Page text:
A quarter century ago, a presidential candidate, responding to a reporter’s question, admitted that he had used marijuana. But, he added, he did not inhale. Everyone got a good laugh over what seemed an absurdity, but a medieval scholastic would have taken the point: He had worked the edges of the mendacium but not the falsiloquium, for in strictest terms Bill Clinton was speaking the truth while intending to mislead. That he did not inhale did not foreclose the possibility that he had scarfed down mountains of hash brownies.
There is truth, and then there is falsehood. Immanuel Kant, who studied the problem more thoroughly than any of his contemporaries, held that it was one or the other, and he was unforgiving: “By a lie,” he wrote, “a human being throws away and…annihilates his dignity as a human being.” He declared that the legal definition of a lie, namely a falsehood that causes someone harm, was too generous: A lie is a lie is a lie.
Augustine, his predecessor in pondering falsehood, was more forgiving, taking care to distinguish the harmful from the harmless. We call the latter category “fibs,” or, if one is inclined to kindness, “white lies,” the former being the kinds of falsehoods that the Oxford English Dictionary deems “trivial,” the latter a fib meant to make the recipient of the lie feel better—telling someone on her deathbed that she looks great, say. Augustine gives them a pass, just as he allows for jokes, which so often play on untruths.
We live in a time when facts are alternative and truth is on the run, a time when the nation’s president lies with every heartbeat, shamelessly, about the most useless of things. (Dryden: “I do not say he lyes neither: no, I am too well bred for that: but his Lordship fibbs most abominably.”) If lying was one of the first things that Eve learned in the Garden of Eden, lying comes very early on in every child’s education, its fundamental purpose to declare, “I didn’t do it!” The lie may be harmless, it may be useless, it may be what Hannah Arendt called a “totalitarian lie,” it may be murderous; whatever the case, the president, who never outgrew the stage, is the source of a wallopingly reflexive array of falsehoods, beating his own impressive record on September 7, 2018: “In that single day,” reports the Washington Post, “he publicly made 125 false or misleading statements—in a period of time that totaled only about 120 minutes. It was a new single-day high.”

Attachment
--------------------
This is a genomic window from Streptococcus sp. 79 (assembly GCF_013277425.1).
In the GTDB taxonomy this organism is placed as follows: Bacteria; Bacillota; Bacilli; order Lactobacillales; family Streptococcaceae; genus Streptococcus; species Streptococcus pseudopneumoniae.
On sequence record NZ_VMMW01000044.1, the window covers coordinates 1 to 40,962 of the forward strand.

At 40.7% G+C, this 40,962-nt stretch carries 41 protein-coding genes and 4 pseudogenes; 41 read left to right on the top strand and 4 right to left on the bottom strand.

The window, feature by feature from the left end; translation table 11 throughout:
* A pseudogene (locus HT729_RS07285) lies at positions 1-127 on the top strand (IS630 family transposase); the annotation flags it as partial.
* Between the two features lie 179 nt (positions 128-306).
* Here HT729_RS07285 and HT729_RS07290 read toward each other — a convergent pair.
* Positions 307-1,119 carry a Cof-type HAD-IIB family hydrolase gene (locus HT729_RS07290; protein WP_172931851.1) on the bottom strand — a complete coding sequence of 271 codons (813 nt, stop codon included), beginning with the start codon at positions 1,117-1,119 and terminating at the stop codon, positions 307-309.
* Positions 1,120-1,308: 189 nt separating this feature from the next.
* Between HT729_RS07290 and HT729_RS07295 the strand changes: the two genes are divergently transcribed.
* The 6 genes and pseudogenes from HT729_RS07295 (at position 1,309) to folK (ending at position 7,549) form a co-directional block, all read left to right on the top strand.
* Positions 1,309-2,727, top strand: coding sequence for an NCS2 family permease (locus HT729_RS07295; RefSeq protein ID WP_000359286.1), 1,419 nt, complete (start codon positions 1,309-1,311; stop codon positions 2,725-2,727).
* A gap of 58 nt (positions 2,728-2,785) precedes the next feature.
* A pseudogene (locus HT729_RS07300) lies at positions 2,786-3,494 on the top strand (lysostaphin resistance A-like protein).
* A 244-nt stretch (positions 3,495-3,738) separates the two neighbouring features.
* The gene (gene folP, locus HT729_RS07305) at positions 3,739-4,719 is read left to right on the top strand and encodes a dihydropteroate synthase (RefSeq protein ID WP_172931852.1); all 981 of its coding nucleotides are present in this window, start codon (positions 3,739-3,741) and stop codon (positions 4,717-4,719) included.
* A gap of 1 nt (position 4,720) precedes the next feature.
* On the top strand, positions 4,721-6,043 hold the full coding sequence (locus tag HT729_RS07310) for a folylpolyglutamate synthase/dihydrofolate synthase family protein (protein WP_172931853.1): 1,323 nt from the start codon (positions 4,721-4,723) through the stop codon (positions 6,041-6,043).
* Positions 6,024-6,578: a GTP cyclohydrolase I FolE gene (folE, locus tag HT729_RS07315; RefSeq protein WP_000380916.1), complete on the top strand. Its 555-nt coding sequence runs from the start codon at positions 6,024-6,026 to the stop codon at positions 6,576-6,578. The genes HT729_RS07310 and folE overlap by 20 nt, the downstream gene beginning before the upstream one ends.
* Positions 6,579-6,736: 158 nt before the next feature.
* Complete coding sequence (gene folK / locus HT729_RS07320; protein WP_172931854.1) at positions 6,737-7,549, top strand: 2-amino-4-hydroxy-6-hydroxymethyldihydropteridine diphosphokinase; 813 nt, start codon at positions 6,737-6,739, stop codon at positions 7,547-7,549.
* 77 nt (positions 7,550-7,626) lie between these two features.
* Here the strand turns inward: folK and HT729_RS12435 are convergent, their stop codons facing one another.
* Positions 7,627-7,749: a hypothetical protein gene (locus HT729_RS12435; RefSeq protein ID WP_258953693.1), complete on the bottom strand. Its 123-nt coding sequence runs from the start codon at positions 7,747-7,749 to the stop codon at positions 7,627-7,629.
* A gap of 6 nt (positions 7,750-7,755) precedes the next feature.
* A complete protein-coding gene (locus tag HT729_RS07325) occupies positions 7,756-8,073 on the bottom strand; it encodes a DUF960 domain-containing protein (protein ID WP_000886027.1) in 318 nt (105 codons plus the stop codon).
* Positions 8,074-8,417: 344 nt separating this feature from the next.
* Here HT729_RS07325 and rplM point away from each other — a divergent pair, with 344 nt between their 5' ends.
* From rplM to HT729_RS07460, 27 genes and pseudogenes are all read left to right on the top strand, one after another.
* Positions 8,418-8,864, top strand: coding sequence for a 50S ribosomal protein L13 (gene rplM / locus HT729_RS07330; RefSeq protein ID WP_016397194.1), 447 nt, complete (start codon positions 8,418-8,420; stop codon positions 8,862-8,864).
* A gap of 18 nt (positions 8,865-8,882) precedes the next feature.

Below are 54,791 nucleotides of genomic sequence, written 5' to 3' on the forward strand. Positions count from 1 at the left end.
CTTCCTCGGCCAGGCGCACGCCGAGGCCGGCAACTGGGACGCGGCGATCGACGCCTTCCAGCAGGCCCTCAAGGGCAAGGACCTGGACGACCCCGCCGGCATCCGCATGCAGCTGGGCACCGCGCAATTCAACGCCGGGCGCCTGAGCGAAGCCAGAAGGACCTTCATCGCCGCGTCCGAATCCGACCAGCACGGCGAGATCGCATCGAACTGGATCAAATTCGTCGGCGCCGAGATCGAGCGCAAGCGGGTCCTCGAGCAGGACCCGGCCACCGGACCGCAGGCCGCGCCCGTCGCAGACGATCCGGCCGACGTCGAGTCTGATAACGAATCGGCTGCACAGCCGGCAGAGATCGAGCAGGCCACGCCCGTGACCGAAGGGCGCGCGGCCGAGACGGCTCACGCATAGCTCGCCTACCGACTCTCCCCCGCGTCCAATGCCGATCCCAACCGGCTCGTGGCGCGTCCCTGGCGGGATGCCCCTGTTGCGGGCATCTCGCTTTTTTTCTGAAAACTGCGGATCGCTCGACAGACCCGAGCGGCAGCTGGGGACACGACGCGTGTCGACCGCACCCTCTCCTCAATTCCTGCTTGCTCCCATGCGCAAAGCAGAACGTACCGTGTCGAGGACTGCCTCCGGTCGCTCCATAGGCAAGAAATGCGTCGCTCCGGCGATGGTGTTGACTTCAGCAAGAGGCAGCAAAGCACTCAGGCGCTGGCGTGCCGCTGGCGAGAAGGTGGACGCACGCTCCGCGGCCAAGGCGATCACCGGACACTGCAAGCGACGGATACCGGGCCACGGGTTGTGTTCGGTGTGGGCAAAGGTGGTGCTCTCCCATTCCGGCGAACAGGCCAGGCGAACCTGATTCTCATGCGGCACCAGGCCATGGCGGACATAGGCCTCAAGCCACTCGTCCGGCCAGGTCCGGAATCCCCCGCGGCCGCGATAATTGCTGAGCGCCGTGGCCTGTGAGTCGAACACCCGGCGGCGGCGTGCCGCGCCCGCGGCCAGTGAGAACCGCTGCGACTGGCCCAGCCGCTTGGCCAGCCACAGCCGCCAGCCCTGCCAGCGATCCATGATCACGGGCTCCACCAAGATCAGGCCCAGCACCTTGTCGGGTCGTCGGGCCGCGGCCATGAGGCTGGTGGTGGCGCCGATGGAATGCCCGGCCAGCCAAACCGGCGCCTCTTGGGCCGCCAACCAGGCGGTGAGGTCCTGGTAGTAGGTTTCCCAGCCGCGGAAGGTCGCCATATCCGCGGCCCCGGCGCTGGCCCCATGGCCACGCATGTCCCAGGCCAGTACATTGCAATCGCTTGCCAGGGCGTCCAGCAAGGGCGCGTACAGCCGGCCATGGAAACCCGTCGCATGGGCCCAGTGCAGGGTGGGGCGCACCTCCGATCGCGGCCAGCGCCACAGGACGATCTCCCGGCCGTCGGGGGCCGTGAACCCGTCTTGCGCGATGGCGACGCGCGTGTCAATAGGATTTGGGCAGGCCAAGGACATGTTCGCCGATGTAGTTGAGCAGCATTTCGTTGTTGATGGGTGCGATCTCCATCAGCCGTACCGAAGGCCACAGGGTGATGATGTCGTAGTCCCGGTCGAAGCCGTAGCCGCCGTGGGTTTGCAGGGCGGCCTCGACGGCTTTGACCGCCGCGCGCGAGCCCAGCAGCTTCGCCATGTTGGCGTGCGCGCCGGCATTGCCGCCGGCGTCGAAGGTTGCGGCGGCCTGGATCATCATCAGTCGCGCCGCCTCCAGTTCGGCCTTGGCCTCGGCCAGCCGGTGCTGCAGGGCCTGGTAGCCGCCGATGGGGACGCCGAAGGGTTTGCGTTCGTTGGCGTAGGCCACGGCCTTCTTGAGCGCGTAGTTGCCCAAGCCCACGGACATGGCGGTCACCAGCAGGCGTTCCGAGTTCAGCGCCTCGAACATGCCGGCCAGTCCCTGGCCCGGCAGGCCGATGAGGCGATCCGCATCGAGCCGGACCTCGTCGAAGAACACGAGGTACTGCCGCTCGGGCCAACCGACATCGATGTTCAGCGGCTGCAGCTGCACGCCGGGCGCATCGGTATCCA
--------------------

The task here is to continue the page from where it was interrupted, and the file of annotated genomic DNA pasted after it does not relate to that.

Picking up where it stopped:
As of that date, the Post added, the president had publicly issued more than 5,000 lies—the Post’s term— during his tenure. When onetime spokesperson Hope Hicks said that her job occasionally required her to tell “white lies” on his behalf, there was nothing white about it: If there were anyone whose feelings she intended to spare, it was he alone. As for the rest of us, daily beset by official lies, falsehoods, fibs, mendacia, falsiloquia, and other such counterfactuals, let us scream, with the late John Lennon, “Gimme some truth!”